Federal government unsettles population with climate action debate – Saxony state premier
The federal government is “frightening” the population with the debate about climate action measures such as higher prices for fossil car fuels and domestic flights, Michael Kretschmer, state premier of Saxony, told Rheinische Post in an interview. Kretschmer said the conservative CDU/CSU alliance had to stop trying to copy the Greens’ policy, and help put a definite end to the discussion about the final shutdown date for Germany’s last coal plants. Regarding proposals for a price on CO₂ emissions, the Christian Democrat said he opposes national solo runs, and warned that “commuters will pay the price. It is completely pointless to claim that the citizens all get compensation.” Paying back the revenues to citizens is part of several CO2 pricing design proposals, for example by environment minister Svenja Schulze.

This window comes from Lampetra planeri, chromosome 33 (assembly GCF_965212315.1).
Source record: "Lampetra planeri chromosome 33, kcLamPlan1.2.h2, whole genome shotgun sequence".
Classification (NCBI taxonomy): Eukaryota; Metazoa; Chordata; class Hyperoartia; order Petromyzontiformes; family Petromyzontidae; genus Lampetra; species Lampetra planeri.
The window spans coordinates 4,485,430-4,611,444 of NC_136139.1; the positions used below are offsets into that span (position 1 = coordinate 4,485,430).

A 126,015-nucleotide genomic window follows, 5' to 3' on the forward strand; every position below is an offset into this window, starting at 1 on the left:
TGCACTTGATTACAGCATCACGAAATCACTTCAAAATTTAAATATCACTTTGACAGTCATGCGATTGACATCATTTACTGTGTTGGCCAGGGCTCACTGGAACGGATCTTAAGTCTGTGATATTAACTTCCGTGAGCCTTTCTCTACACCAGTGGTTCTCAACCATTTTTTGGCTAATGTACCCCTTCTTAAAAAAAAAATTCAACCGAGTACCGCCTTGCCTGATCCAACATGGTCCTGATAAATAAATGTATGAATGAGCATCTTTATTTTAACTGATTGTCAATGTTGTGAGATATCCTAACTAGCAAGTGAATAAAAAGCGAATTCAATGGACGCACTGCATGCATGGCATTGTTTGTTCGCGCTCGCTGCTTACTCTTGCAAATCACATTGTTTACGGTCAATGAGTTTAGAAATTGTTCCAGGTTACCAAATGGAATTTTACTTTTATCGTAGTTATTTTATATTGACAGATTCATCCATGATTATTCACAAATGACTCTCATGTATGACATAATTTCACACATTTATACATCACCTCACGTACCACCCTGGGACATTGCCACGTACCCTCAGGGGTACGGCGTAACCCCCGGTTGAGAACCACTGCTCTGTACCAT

Voters in the eastern German coal state of Saxony head to the polls on 1 September for regional elections, in which climate and energy policy is set to play a role. Still very dependent on coal mining and power production, Saxony will be strongly affected by the country’s decision to phase out the fossil fuel. The CDU’s main competitor in the election is the right-wing populist Alternative for Germany (AfD), which exploits anti-government sentiments to discredit the coal phase-out.